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I know our brain somehow managed to upright the inverted images our eyes sees, also there's tons of optical illusions out there that are based on what we knew and experienced. Then if those so called calibration were never existed in the first place... would the old man sees any optical illusion for the first time when his blindfold is removed? Also can technology be used to recalibrate our brain to see through all optical illusions?

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    $\begingroup$ Is this worldbuilding or philosophy? In other words, it seems like you are prompting a discussion, not looking for a solution to a worldbuilding problem $\endgroup$
    – L.Dutch
    Nov 28 '21 at 6:04
  • $\begingroup$ This is more of a neuroscience question, one for which Hubel and Wiesel won a Nobel Prize, but doesn't seem on topic for the Worldbuilding SE. $\endgroup$ Nov 28 '21 at 6:41
  • $\begingroup$ It strikes me that it would be relatively simple to re-write this slightly, add the reality-check tag and make it on topic. $\endgroup$ Nov 28 '21 at 7:00
  • $\begingroup$ downvoted for obvious flaws of premise, which current answer clarify why, but sure the q has nothing to do with philosophy, and in my opinion it perfectly on topic. Having proper answer on nature of illusion and how technology could help there - for sure would improve quality of someone's work. And as part, or a subset of augmented reality topics it can potentially be reused by other authors. Technology can help, but it is not 100% foolproof. I mean if a magician throws a ball out of his hand behind his back - the illusion here is not what you see or do not see - but what you assume. $\endgroup$
    – MolbOrg
    Nov 28 '21 at 14:53
  • $\begingroup$ @L.Dutch This question relates to the fields of experimental psychology, neuroscience, and biology. It has very little relation with philosophy. Optical illusions were studied extensively by psychologists and neuroscientists. $\endgroup$
    – Otkin
    Nov 28 '21 at 19:09
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No, the person would be functionally blind. Experiments have already been conducted with animals (dogs) EDIT: as I was reminded it was CATS raised from birth in visually deprived environments that prove the visual cortex needs exposure to stimulus in order to grow, develop and function normally like all other parts of the brain. Deprive it of that stimulus and the brain will divert resources to other senses in order to compensate.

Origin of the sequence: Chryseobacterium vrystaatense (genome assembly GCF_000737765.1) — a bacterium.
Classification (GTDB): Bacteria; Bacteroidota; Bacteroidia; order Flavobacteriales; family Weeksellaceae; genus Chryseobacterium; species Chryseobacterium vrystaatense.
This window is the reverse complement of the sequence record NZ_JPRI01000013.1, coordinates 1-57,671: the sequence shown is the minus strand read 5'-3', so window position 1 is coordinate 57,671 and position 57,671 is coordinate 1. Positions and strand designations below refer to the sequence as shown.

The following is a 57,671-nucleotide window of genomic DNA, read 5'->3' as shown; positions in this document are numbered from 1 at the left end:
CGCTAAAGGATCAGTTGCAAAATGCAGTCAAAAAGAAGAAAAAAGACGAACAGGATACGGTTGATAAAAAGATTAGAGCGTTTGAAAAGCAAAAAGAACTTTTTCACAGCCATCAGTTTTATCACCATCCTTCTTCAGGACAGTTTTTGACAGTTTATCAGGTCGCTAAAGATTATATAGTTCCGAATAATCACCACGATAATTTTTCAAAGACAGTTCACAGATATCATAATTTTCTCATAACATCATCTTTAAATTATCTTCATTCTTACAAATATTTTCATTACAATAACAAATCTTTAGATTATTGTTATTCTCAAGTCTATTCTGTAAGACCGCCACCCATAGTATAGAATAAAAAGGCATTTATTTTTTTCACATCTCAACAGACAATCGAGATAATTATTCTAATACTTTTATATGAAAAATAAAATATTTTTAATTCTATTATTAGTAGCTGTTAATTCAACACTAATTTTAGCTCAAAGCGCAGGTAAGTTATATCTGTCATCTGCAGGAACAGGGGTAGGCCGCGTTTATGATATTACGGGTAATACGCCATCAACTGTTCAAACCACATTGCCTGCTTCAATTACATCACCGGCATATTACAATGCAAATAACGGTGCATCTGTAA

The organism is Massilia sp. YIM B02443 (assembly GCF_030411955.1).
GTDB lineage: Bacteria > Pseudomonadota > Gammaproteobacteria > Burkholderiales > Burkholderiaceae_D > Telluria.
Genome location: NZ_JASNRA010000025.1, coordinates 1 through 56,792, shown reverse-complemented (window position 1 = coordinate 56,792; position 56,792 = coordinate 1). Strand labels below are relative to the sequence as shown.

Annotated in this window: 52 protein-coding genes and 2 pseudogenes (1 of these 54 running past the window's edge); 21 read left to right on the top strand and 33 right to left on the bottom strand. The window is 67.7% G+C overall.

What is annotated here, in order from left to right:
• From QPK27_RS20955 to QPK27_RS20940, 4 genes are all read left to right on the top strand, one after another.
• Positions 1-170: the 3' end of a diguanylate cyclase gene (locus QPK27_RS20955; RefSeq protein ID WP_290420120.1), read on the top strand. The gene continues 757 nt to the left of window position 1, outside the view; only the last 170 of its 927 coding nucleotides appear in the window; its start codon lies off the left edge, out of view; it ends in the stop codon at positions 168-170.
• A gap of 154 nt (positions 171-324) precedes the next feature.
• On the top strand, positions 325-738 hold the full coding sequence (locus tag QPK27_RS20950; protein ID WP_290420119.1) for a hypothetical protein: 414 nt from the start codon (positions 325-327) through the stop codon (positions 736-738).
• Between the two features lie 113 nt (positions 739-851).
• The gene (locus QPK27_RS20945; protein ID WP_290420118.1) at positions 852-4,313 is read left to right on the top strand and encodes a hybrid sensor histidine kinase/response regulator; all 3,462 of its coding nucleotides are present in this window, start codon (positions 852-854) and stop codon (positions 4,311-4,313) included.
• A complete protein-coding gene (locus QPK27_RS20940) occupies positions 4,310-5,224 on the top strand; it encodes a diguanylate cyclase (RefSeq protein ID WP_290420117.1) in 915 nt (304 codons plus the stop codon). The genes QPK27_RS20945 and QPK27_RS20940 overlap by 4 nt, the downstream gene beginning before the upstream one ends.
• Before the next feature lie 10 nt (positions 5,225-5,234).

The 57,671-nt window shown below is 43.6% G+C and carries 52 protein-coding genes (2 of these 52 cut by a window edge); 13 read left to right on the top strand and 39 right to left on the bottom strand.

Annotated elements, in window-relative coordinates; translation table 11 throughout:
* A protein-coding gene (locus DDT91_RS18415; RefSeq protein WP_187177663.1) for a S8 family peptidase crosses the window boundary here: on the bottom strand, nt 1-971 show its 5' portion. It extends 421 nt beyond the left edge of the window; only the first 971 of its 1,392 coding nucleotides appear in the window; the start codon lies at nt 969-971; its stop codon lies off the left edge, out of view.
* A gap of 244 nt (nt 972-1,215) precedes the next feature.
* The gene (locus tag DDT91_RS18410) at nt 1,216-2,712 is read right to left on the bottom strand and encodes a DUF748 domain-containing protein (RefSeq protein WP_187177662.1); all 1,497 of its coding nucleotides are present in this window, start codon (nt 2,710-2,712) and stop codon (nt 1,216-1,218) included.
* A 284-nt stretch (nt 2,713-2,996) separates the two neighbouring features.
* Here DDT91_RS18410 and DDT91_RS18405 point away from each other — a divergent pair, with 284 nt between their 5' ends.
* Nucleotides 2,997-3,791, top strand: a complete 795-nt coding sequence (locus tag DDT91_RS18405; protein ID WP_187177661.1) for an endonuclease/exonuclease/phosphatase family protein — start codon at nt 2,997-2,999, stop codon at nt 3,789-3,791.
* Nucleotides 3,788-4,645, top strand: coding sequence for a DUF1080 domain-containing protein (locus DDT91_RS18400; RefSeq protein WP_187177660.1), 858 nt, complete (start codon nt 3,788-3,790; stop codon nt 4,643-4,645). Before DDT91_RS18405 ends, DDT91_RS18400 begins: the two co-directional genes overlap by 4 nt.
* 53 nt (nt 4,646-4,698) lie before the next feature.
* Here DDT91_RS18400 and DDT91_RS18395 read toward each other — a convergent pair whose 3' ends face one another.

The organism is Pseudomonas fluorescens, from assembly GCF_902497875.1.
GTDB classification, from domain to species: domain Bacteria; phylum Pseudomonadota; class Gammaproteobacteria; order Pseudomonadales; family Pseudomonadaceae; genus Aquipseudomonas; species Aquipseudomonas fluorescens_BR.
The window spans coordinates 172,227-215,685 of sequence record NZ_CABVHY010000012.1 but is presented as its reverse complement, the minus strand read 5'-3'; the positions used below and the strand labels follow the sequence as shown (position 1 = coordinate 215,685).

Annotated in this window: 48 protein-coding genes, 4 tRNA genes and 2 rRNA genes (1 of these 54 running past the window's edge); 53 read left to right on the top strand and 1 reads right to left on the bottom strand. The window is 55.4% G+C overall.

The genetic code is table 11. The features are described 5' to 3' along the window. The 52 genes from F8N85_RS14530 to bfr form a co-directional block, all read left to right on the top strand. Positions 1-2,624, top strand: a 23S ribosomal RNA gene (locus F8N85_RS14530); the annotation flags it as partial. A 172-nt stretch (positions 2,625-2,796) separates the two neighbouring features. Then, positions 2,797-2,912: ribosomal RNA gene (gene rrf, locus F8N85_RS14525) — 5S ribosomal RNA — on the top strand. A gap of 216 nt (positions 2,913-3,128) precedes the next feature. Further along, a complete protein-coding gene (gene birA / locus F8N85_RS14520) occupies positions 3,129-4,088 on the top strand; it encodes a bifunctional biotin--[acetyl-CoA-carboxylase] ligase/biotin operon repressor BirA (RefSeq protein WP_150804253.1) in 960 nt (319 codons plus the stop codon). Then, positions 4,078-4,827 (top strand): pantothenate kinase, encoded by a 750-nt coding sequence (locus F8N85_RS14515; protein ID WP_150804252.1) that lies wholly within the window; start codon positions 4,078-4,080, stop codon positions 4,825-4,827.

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    $\begingroup$ Wasn't it kittens? IIRC, Hubel and Wiesel were the first and others followed, e.g. psychologytoday.com/us/blog/brain-food/201404/… $\endgroup$ Nov 28 '21 at 8:19
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    $\begingroup$ Yes, you could be right. I couldn't remember the details after reading about it at Uni. As I recall (and correct me if I am wring ) it was two sets plus a control of (insert favorite small fluffy pet here) raised in sealed rooms with either vertical stripes or horizontal stripes as the only visual cues. The animals raised in the 'vertical' room couldn't process/see horizontal visual cues and vice versa. And neither set was capable of visually navigating 'normal' environments. Imagine trying to justify reintroducing that experiment now! $\endgroup$
    – Mon
    Nov 28 '21 at 9:20
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    $\begingroup$ with a link and some excerpts from it, it could be a perfect answer about flaws of the premise(and partially an answer due to that) $\endgroup$
    – MolbOrg
    Nov 28 '21 at 14:41
  • $\begingroup$ I second this. One of my course books in college spoke about this very subject, where a man was born blind but modern technology restored his vision as an adult. At one point when he was still on the 7th floor in the hospital recovering from the procedure a nurse found him hanging out the window trying to reach down to touch the cars driving by on the street (they quickly pulled him away from the window). Because he wasn't used to having vision he often didn't know what he was looking at, and couldn't do a lot of things like determine how far away objects are that he saw. $\endgroup$ Nov 29 '21 at 3:42

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